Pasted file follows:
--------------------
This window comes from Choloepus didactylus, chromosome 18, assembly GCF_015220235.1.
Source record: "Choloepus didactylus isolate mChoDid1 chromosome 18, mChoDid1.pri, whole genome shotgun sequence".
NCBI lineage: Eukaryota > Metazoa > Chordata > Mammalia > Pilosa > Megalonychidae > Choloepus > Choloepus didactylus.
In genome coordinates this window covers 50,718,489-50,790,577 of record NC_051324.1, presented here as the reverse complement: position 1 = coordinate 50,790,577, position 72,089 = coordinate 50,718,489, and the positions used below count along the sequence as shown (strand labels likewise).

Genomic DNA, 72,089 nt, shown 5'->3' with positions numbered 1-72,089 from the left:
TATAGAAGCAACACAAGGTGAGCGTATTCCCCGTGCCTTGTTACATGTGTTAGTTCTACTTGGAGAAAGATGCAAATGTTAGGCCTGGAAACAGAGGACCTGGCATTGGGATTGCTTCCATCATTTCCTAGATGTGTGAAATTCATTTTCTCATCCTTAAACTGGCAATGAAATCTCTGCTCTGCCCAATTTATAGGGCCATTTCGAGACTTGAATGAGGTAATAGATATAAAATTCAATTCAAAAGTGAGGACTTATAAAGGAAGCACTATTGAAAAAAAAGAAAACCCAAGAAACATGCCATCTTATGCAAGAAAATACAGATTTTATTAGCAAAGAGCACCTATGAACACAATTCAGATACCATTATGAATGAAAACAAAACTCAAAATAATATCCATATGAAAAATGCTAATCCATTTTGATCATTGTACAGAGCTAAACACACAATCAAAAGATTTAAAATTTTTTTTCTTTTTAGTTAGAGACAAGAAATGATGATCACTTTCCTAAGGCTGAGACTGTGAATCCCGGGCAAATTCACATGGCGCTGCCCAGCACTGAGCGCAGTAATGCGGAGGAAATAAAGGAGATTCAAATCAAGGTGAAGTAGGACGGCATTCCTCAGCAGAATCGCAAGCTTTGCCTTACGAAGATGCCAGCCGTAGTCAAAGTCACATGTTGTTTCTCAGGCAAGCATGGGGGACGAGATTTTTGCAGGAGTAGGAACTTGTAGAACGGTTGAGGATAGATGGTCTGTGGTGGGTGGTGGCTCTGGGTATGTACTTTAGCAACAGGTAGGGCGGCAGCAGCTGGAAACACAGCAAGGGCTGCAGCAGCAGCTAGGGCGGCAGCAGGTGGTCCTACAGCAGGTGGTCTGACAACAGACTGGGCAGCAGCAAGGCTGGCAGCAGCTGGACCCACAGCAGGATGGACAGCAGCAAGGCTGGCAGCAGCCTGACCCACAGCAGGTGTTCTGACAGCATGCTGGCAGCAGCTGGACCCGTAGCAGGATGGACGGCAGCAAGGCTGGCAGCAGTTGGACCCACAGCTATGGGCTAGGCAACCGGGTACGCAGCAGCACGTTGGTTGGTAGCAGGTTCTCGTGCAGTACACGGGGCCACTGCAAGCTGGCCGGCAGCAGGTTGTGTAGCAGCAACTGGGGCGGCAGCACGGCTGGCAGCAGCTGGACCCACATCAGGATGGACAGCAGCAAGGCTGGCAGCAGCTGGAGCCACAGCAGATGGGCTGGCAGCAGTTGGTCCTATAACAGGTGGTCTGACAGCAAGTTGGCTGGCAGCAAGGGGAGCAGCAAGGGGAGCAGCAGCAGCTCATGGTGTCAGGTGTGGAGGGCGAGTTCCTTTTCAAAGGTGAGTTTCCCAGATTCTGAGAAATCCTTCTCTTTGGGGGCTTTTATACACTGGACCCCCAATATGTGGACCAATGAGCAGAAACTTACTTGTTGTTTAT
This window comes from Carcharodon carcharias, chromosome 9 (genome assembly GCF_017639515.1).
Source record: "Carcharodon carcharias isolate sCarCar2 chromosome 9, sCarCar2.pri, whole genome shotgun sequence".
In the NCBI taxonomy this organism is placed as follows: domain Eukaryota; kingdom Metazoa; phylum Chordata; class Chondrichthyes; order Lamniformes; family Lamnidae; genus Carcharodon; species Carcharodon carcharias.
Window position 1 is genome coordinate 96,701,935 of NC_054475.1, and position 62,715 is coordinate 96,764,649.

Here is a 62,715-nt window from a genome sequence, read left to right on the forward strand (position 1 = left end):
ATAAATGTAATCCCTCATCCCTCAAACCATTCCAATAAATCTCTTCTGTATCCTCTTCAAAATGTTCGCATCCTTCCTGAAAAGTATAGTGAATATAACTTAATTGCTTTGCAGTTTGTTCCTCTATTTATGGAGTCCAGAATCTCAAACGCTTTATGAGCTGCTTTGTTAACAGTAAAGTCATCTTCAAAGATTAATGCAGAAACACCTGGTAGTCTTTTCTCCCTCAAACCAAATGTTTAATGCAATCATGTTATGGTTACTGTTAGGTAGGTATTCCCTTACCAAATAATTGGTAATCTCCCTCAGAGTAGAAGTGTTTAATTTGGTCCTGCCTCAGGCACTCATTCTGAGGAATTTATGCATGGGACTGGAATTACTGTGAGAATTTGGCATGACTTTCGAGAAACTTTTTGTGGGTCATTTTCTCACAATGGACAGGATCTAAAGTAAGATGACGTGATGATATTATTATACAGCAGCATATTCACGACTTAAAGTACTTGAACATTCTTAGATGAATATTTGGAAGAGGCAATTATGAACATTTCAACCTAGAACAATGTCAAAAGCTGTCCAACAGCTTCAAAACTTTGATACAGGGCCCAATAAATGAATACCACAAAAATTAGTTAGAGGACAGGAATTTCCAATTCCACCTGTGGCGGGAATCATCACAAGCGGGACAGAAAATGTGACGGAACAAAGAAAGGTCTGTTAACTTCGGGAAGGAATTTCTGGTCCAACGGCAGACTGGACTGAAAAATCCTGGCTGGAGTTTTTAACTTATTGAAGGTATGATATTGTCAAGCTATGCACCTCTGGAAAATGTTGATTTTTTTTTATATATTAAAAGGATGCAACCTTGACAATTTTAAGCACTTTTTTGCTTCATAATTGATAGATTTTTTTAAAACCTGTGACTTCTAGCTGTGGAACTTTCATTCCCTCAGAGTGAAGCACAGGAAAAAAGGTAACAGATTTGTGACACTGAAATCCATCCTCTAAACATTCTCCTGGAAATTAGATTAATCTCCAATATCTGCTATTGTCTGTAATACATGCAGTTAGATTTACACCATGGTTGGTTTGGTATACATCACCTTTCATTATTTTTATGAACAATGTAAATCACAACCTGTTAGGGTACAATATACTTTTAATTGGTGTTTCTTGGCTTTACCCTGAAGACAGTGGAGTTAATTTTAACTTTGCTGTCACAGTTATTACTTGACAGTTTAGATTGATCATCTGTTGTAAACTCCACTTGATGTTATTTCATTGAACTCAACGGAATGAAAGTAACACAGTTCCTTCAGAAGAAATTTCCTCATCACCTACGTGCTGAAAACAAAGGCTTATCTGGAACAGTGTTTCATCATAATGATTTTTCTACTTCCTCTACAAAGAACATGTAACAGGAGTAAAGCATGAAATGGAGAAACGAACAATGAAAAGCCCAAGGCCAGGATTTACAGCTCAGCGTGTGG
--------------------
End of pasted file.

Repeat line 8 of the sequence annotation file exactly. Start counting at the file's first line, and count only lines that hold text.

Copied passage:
Source record: "Carcharodon carcharias isolate sCarCar2 chromosome 9, sCarCar2.pri, whole genome shotgun sequence".